Cautionary Tales

Dillweed’s Revenge by Florence Parry Heide and Carson Ellis

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Spurred on by her success with the Shrinking of Treehorn in the early 1970s Florence Parry Heide sought to create a new story for Edward Gorey to illustrate. It took that books central idea and pushed it that bit further. It pushed it right over the edge.

In Dillweed’s Revenge we meet a boy who like Treehorn is ignored by his parents. Here the parents aren’d simply distracted they’re downright negligent, jetting off in their bi-plane and leaving Dillweed at home, under the care of the servants.

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The servants unfortunately turn out to be somewhat dishonest, and rather abusive to poor Dillweed who has to take over their duties as they play lord and lady muck

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But Dillweed doesn’t let things wash over him in quite the same way as Treehorn. He is utterly ruthless and in posession of a box of tricks that can summon wraith like demons from the pits of hell.

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The publishers couldn’t stomach the ending (which really delivers on the revenge part of the title) and asked for a re-write. Judging by the response from some of Amazon’s righteously offended reviewers they were probably right to be worried. But Gorey reputedly refused to work on a different version and so it was forgotten until 2010, the year before Heide’s death, when the unaltered text was unearthed by the agent of Carson Ellis, illustrator of Home and the Wildwood stories.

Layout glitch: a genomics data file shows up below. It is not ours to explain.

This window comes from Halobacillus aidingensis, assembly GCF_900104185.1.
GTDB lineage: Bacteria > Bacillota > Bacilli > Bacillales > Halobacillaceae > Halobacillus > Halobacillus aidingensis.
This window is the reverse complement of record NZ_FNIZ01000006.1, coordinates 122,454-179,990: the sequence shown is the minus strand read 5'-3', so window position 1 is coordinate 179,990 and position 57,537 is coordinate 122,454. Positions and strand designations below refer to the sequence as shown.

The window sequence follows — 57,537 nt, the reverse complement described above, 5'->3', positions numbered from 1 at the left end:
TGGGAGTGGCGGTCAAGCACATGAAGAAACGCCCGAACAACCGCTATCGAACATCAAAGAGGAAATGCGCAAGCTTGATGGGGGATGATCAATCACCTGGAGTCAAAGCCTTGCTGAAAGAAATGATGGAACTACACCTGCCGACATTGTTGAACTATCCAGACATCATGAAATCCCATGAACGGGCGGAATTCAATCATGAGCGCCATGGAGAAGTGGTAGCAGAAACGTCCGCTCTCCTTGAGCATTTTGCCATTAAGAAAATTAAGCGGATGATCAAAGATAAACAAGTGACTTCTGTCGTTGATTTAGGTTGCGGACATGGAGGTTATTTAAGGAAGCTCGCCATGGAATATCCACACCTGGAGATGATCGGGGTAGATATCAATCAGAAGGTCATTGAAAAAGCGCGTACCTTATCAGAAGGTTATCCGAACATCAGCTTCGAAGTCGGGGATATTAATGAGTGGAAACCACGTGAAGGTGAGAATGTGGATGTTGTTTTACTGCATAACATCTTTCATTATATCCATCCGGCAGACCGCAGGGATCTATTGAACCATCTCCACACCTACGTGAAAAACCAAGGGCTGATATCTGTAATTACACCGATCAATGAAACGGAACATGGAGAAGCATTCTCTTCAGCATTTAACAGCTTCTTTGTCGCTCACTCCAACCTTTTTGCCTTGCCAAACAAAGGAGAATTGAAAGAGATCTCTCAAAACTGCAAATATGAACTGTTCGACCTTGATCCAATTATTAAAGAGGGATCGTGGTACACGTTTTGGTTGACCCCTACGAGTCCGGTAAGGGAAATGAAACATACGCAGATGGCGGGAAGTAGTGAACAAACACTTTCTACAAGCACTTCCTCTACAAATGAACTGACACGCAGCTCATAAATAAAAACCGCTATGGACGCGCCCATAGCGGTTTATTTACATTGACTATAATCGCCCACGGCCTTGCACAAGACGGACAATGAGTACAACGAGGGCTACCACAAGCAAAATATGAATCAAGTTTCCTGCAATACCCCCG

Ellis makes a brilliant stand-in for Gorey, expanding his sparse pen and ink into full theatrical tableaux, adding wonderful gouache colour to Heide’s dark world.

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As with Treehorn, Florence Parry Heide demonstrates her gift for names, the cast list inclding Perfidia! Skorped! Umblud! and of course Dillweed!30124-1396980993-dillweed 1

I’m looking forward to exploring more of Florence Parry Heide’s other hundred books. Next on my list is her final book, Princess Hyacinth, the Surprising Tale of a Girl who Floated, illustrated by Lane Smith.

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